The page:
Snap Action Switch Work: Mechanism and Applications.

David M.Blass

The miniature snap action switch, known as a micro switch, is actuated by relatively little physical force. It works by tipping a pivot point and is sometimes referred to as an "over-center" mechanism. Read on to learn more about this switch. This article will review the mechanisms involved, how they operate, and how reliable they are. You will be amazed at how simple they are! This article is intended to be a quick reference for how these types of switches work.

Snap-Action Switch with 16.3mm Roller Lever: 3-Pin, SPDT, 5A - Proto-PIC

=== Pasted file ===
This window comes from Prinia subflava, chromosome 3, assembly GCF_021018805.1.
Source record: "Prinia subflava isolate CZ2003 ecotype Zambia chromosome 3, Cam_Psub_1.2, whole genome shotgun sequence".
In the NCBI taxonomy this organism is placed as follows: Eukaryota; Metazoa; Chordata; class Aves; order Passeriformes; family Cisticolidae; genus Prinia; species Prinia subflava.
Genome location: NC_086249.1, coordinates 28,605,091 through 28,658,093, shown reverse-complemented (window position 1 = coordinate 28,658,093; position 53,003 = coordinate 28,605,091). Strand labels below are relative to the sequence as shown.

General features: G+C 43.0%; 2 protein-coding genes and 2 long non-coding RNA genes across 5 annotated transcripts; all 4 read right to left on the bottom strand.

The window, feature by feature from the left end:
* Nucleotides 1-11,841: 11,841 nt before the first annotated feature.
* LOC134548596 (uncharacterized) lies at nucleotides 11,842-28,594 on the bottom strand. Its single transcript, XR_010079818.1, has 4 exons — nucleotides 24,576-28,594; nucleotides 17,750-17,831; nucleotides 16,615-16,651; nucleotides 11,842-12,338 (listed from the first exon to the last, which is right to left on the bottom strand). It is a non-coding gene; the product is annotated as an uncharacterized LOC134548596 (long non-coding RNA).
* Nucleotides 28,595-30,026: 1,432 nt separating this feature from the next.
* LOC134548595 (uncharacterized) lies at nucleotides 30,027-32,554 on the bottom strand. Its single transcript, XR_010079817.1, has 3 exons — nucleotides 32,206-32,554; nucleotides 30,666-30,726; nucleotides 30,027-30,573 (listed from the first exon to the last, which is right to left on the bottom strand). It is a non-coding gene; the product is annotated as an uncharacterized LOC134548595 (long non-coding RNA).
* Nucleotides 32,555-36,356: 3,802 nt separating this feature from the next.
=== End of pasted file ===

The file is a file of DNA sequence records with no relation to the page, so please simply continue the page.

A snap action switch's electrical resistance is defined by the pressure exerted between its contacts. A standard IEC 512-4c/4d defines this contact resistance. The IEC 512-4c/4d specifies the tests that determine the level of the switch's resistance and its capacity to withstand solid decelerations and accelerations. This article explores the mechanism of the snap action switch and how to determine if this switch meets your requirements.

Snap action switches are designed for AC operation. They do not have an arc absorber, and their contact gap is relatively small. They are best for applications involving low switching voltage and current. The curved spring provides the upward force needed to initiate the switch action. Despite their small size, these switches are susceptible to shocks and vibrations. It is also best in low-voltage applications. The actuator may not move during the changeover.

Types of Snap Action Switches:

Snap-action switch - All industrial manufacturers